Stories from the ‘Fantasy’ Collection

He drew unnaturally even circles in the coarse, wet sand at midnight as the moon shone full and white-as-silver down on both he and the death-silent river that slept nearby, its ancient shores blanketed by reeds and rushes.

It was dangerous to be here at night alone, not just because of the lurking crocodiles that hunted from the dark foliage, who thought less-than-nothing of snacking upon a man’s flesh, but because of the need for solitary seclusion to do the work he was about, lest it fail utterly…worse than fail.

A set of careful sidelong glances up-and-down the lunar-limned shadows of the shoreline, as far as eyes could see in the moon’s pale light, revealed nothing and no one to interrupt or view the black-and-secret rites of his need–rites first performed by antediluvian man to leering shadows stretching across cavern walls.

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Fishy Weather

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I hate it when it rains fish.

July comes around, it rains fish. Guaranteed. Every year. So you get used to the fish storms in July. Or you’re supposed to… That’s what some people say anyways.

But I honestly don’t know anyone who doesn’t grumble and complain about getting fish in your boots, or smacked in the forehead with a mackerel, or glancing up and getting a trout in the eye. I just pull my hood over my head and stomp home, or to school, or wherever I’m going, since you can’t take the bus during fish season.

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The Faint Prince

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Arumya was a warrior-prince of the great city of Davish, whose fighting legions were known for their discipline and virtue. When he rose to become king, he would lead the armies of Davish as his father led them now.

There was but one problem. Prince Arumya fainted at the sight of blood.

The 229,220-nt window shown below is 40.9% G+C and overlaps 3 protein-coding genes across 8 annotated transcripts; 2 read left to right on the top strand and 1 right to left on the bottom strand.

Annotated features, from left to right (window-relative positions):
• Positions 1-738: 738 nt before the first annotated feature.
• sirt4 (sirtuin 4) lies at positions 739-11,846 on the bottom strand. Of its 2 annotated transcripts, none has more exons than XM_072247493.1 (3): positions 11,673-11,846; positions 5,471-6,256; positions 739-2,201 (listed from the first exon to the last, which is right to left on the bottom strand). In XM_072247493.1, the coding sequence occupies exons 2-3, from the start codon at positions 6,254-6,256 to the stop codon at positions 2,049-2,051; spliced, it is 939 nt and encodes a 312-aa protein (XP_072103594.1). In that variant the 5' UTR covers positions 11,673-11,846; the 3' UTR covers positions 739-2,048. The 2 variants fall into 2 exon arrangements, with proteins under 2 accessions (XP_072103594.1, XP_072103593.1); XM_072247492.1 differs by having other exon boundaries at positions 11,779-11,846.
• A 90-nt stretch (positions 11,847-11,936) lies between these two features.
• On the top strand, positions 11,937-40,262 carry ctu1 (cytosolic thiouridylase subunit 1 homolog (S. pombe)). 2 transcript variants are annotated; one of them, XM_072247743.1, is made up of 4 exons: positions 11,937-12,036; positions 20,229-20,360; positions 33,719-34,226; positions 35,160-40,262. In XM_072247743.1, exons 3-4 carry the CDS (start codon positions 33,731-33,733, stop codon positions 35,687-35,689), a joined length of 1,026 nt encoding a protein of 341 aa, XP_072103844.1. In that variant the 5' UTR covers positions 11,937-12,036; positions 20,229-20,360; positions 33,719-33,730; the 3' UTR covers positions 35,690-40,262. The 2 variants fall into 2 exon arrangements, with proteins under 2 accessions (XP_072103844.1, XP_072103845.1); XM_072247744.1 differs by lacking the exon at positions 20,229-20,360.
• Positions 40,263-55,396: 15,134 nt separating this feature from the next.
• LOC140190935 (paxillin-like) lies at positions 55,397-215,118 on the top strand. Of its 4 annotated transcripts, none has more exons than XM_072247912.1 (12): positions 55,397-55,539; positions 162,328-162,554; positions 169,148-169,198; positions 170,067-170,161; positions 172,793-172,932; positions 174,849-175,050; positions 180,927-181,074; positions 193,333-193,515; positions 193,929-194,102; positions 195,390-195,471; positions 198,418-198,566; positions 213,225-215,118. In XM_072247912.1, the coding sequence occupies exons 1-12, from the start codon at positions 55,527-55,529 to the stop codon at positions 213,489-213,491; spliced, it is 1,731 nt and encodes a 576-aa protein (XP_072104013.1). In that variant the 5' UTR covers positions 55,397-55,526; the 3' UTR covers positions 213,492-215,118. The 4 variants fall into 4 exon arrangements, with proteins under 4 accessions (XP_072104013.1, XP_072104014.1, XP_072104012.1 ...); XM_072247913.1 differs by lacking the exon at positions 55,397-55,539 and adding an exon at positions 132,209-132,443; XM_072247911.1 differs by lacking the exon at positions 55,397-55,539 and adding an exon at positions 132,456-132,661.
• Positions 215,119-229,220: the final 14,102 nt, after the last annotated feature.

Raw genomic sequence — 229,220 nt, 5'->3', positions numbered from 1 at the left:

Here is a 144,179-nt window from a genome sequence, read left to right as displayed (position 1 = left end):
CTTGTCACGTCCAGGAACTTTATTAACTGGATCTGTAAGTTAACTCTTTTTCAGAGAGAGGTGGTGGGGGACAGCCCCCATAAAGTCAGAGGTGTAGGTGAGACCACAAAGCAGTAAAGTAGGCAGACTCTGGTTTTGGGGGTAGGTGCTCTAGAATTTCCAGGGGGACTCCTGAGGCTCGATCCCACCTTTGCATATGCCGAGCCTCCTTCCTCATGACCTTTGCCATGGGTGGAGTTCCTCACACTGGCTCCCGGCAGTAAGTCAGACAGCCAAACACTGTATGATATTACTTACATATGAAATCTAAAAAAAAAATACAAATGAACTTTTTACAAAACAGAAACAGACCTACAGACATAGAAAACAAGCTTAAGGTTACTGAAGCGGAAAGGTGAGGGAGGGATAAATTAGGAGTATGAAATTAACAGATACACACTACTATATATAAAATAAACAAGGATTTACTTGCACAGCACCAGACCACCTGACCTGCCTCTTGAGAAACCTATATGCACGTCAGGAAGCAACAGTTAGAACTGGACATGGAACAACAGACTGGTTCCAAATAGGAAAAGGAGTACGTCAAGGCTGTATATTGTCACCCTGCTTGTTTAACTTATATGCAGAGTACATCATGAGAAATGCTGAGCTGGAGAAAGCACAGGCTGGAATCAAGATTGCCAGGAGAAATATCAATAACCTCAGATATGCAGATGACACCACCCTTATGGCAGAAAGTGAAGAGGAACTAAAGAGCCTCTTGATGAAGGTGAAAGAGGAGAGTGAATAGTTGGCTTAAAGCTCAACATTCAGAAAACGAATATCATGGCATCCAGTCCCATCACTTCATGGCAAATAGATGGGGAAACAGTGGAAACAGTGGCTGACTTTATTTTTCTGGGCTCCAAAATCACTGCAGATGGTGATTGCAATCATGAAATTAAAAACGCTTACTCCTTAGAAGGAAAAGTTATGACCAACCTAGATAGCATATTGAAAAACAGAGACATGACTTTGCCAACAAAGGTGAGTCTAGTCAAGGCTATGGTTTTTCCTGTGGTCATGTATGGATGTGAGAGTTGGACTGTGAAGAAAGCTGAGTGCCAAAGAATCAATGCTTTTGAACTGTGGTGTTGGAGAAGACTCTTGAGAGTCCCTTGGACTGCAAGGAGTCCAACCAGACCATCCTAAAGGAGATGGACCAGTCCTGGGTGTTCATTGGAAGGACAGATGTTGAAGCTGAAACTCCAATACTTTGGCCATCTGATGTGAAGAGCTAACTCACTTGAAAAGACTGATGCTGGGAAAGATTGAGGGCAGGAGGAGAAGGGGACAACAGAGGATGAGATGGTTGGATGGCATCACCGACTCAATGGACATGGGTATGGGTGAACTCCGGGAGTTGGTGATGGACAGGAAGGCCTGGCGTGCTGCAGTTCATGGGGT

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Misha’s Rest

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The dust had been swirling all day in small cyclones that lifted off the barren path outside her hovel, spiraling into the air and adding to the haze cloaking the distant purple mountains. Had the local priest of the shrine been visiting, he would have thought it a bad omen and said the desert spirits were agitated. Misha simply frowned and kept her passing superstitions to herself; she had enough to worry about.

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From worlds far across the desert sands they met, the dark girl with pale skin burying something in the ground, burning feathers and sticks that held a stench about them like that of carrion baking under the hot sun, and sooty, gray-white smoke rising up from their ashes to swirl in the breeze like tiny, angry spirits with terrible, fanged faces.

Perched above her in the branches of a strong desert tree — his graying once-red feathers hidden amid the patchwork green leaves, a tattered ghost of age and all the conflicts visited upon him during his time beneath the olive sky and black sun — the bird-man watched quietly. Much more quietly than the noisy girl below kneeling in the white sand, chanting and breaking, cursing and burning and pleading like a child sacrificing to the long-dead spirits of the desert wastes.